It is more profitable to keep people dependent on medications to suppress symptoms of illness than it is to heal them. Like battling illness, storm prep is big business. Home insurance industry is booming. The hiker/ back packer business went booming with Puerto Ricans stocking up on water filters, freeze-dried fruit, protein bars and solar supplies. Gasoline business is booming with all the generators we are running. Bottled water has become the hottest commodity. It is not in the best interest of the powers that be to address the climate change that has us living through these threats.
This is the kind of epic shit that only eclipses and cosmic currents bring. The revolution went down and is going down. The best part (or worst for some) is that none of us who dreamed about it or worked towards it for decades can take credit. That’s the beauty. Liberation is a practice and a praxis. You don’t vote for it. No empire can grant it. There is no trophy or prize that you get to cash in on in the end. There’s not even an end. Just a beginning and the process.
If to survive is to overturn genocide then living fully, authentically, abundantly, fearlessly, boldly, truthfully and joyfully is the most radical expression of revolution that we can wage on this planet. If conquest and the resulting lovelessness are the source of our oppression, then loving ourselves back to healing and wholeness must be our greatest purpose here./ Si sobrevivir es resistir al genocidio entonces vivir completamente, auténticamente, abundantemente, sin miedo, audazmente, verdaderamente y alegremente es la mayor forma de revolución radical que podemos hacer en este planeta.
She spreads me whole as a quilt beneath the sun like the sands at her shore. I cannot lay down my burdens, neither there nor at the riverside. Though heavy, there within lie the keys to my liberation./ No puedo dejar mi carga ni ahí, ni en las orillas de sus ríos. Aun siendo muy pesada la carga, dentro de ella están las llaves de mi liberación, pues cargo con ella.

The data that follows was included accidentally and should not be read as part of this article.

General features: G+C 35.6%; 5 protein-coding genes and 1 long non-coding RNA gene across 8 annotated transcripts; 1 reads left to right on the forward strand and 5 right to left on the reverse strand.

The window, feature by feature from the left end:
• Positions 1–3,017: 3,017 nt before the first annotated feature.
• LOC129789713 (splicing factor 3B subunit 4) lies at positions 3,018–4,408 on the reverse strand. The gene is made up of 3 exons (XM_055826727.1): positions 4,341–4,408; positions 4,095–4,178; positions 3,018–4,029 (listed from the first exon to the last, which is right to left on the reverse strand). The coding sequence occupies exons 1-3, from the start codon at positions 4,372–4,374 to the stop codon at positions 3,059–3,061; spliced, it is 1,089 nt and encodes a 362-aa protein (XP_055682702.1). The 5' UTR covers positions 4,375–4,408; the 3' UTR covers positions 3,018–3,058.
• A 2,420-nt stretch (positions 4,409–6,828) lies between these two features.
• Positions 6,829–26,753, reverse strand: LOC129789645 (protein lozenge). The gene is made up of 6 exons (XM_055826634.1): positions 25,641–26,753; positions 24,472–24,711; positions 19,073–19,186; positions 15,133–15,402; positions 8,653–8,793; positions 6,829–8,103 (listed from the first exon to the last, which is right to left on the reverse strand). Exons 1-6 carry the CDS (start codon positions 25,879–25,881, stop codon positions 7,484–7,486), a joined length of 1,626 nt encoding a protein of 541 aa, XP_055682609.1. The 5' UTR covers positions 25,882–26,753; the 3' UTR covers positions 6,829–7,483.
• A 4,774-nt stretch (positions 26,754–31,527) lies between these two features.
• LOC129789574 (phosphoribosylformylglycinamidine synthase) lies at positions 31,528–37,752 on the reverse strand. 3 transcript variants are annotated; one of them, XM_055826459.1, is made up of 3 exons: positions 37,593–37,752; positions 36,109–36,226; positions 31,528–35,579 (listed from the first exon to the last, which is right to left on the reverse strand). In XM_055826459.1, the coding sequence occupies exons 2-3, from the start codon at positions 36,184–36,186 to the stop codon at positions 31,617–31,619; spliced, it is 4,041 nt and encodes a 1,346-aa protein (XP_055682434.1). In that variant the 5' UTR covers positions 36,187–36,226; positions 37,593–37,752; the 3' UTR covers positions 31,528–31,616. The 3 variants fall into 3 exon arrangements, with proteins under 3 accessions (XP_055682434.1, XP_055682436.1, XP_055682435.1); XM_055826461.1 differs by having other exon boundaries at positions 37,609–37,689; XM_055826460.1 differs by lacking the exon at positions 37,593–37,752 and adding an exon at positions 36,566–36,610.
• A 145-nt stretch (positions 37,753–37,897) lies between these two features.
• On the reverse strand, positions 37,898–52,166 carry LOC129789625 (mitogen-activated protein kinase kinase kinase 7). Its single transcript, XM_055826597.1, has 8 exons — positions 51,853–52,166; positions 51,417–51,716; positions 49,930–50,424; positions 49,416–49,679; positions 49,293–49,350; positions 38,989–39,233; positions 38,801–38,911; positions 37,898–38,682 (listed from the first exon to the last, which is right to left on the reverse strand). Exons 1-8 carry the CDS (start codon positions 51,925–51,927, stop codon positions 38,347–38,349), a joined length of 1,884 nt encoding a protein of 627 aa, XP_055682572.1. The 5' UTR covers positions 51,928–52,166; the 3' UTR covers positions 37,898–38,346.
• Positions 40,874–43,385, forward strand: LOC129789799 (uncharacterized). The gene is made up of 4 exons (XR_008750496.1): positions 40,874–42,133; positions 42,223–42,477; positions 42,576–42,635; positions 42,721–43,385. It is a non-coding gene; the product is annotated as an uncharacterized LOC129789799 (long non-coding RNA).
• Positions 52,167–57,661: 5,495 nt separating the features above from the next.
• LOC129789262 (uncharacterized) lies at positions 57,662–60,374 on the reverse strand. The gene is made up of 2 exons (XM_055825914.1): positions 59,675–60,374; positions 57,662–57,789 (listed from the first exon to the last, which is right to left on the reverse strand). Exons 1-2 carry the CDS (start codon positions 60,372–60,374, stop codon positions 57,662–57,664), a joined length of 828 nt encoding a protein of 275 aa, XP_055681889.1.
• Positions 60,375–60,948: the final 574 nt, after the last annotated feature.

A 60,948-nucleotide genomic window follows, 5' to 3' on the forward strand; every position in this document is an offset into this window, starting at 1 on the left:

Politics and colonialism, like borders are man-made constructs. I no longer believe in another’s fantasy of having jurisdiction over me. We die too much, too quickly to let that be.
We the survivors of genocide, who swam through fallopian tubes not yet tied, but soon to be cut. We set out with babies in tow, in search of the violated womb because if we return to her, we can wage reciprocal healing. We wade, swim, swallow salt waters whose currents still mark the road maps of our ancestors taken, our ancestors fleeing. We flee.
Vulnerability in bravery means pushing forward with all your wounds, gripping a shovel tight with bloody hands, digging past the mud to find the spaces and hearts where our ancestral ways thrive, where new liberatory ways are being weaved into existence./ Vulnerabilidad en valentía significa seguir palante con todas las heridas, agarrando la pala, manos ensangrentadas, excavando la tierra para encontrar los espacios y los corazones en donde nuestras tradiciones ancestrales prosperan, donde se tejen nuevas existencias libertas.
We rematriators aren’t born free. We are born into captivity. Why else would we need to make the political statement that we are returning to our lands, our ancestral ways? It is because conquest took us away.
We embody the ironic conflict of acting out a fear of death by bringing ourselves and others dangerously close to it. What if we took a collective pause, stepped back to assess what we are raging against. Is it death? Is it life? Is it ourselves? Maybe if we begin to demystify death, unlearn the fears taught by our oppressors, tap into the ancestral wisdom flowing in our blood, then we can begin to heal some of this conflict. We can begin to step through fear, closer to love and liberation and living fully.